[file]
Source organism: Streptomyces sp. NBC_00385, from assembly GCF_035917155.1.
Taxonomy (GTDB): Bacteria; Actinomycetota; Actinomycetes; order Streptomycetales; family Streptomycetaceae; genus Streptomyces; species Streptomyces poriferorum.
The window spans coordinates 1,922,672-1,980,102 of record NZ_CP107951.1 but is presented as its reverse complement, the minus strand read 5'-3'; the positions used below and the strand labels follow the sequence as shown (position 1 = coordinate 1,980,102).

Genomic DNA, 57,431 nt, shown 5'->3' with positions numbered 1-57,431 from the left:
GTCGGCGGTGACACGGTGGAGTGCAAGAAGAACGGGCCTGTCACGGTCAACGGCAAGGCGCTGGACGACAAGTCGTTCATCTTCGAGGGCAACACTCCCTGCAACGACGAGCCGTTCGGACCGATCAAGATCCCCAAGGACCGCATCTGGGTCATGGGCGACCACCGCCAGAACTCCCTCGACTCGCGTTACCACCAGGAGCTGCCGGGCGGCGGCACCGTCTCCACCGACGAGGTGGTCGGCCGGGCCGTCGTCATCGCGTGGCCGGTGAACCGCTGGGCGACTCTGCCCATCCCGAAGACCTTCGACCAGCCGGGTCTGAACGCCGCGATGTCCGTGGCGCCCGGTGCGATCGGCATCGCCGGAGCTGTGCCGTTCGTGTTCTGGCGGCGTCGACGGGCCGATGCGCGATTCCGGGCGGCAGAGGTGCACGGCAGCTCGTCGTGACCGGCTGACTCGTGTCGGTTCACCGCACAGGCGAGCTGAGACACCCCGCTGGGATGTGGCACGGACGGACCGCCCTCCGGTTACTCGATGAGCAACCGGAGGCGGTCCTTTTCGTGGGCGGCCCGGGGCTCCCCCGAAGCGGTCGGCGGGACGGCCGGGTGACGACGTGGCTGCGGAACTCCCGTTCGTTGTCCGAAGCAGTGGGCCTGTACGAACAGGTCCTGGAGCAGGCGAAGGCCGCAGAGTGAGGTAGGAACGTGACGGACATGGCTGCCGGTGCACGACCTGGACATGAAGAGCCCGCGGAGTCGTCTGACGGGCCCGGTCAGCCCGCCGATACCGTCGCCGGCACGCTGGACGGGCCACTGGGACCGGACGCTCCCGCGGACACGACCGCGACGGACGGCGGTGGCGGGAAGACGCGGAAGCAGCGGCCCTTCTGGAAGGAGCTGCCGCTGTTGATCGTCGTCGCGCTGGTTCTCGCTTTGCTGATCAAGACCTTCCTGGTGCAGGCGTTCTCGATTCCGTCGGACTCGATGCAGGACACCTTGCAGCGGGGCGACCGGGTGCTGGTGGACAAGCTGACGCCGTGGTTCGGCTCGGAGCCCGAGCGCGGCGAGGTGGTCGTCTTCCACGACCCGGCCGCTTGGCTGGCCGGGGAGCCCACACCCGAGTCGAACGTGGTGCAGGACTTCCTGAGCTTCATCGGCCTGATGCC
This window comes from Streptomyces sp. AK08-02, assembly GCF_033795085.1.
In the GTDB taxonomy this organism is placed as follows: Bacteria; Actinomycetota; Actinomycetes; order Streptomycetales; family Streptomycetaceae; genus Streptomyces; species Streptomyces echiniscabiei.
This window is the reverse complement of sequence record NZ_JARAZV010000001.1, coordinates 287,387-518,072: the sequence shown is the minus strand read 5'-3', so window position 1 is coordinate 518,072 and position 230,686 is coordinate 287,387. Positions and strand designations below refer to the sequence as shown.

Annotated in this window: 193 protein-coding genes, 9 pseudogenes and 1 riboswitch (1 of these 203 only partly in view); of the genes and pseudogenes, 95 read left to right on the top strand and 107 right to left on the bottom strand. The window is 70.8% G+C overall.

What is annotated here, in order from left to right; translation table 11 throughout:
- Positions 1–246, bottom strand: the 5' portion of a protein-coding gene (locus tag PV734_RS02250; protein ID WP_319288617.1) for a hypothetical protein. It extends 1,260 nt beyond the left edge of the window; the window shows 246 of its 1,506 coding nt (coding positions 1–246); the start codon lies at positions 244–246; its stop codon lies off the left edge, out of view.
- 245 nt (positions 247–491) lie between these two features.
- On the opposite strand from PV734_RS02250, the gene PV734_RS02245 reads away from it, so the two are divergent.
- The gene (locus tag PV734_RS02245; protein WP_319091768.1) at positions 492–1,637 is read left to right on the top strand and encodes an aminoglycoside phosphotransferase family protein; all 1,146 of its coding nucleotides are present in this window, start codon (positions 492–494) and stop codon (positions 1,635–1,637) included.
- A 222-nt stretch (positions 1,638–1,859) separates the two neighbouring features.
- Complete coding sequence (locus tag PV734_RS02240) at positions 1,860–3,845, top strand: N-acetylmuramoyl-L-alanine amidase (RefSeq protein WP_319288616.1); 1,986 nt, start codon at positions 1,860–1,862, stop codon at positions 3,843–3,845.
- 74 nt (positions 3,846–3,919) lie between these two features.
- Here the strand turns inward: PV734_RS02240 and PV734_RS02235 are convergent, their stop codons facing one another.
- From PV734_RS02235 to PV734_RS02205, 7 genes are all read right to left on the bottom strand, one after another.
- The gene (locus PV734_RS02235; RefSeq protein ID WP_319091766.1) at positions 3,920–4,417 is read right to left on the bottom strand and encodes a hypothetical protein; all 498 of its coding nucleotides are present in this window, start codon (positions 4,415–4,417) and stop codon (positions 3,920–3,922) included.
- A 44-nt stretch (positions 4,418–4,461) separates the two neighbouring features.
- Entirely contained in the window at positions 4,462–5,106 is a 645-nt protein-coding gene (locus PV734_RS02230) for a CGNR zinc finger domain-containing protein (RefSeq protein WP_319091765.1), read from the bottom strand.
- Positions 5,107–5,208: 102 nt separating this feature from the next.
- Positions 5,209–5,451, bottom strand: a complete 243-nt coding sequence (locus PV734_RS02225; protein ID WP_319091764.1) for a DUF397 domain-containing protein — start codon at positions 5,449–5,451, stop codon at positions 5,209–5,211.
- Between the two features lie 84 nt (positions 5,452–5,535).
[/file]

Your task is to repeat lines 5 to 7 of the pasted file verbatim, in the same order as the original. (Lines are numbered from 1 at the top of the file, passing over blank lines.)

GTCGGCGGTGACACGGTGGAGTGCAAGAAGAACGGGCCTGTCACGGTCAACGGCAAGGCGCTGGACGACAAGTCGTTCATCTTCGAGGGCAACACTCCCTGCAACGACGAGCCGTTCGGACCGATCAAGATCCCCAAGGACCGCATCTGGGTCATGGGCGACCACCGCCAGAACTCCCTCGACTCGCGTTACCACCAGGAGCTGCCGGGCGGCGGCACCGTCTCCACCGACGAGGTGGTCGGCCGGGCCGTCGTCATCGCGTGGCCGGTGAACCGCTGGGCGACTCTGCCCATCCCGAAGACCTTCGACCAGCCGGGTCTGAACGCCGCGATGTCCGTGGCGCCCGGTGCGATCGGCATCGCCGGAGCTGTGCCGTTCGTGTTCTGGCGGCGTCGACGGGCCGATGCGCGATTCCGGGCGGCAGAGGTGCACGGCAGCTCGTCGTGACCGGCTGACTCGTGTCGGTTCACCGCACAGGCGAGCTGAGACACCCCGCTGGGATGTGGCACGGACGGACCGCCCTCCGGTTACTCGATGAGCAACCGGAGGCGGTCCTTTTCGTGGGCGGCCCGGGGCTCCCCCGAAGCGGTCGGCGGGACGGCCGGGTGACGACGTGGCTGCGGAACTCCCGTTCGTTGTCCGAAGCAGTGGGCCTGTACGAACAGGTCCTGGAGCAGGCGAAGGCCGCAGAGTGAGGTAGGAACGTGACGGACATGGCTGCCGGTGCACGACCTGGACATGAAGAGCCCGCGGAGTCGTCTGACGGGCCCGGTCAGCCCGCCGATACCGTCGCCGGCACGCTGGACGGGCCACTGGGACCGGACGCTCCCGCGGACACGACCGCGACGGACGGCGGTGGCGGGAAGACGCGGAAGCAGCGGCCCTTCTGGAAGGAGCTGCCGCTGTTGATCGTCGTCGCGCTGGTTCTCGCTTTGCTGATCAAGACCTTCCTGGTGCAGGCGTTCTCGATTCCGTCGGACTCGATGCAGGACACCTTGCAGCGGGGCGACCGGGTGCTGGTGGACAAGCTGACGCCGTGGTTCGGCTCGGAGCCCGAGCGCGGCGAGGTGGTCGTCTTCCACGACCCGGCCGCTTGGCTGGCCGGGGAGCCCACACCCGAGTCGAACGTGGTGCAGGACTTCCTGAGCTTCATCGGCCTGATGCC
This window comes from Streptomyces sp. AK08-02, assembly GCF_033795085.1.
In the GTDB taxonomy this organism is placed as follows: Bacteria; Actinomycetota; Actinomycetes; order Streptomycetales; family Streptomycetaceae; genus Streptomyces; species Streptomyces echiniscabiei.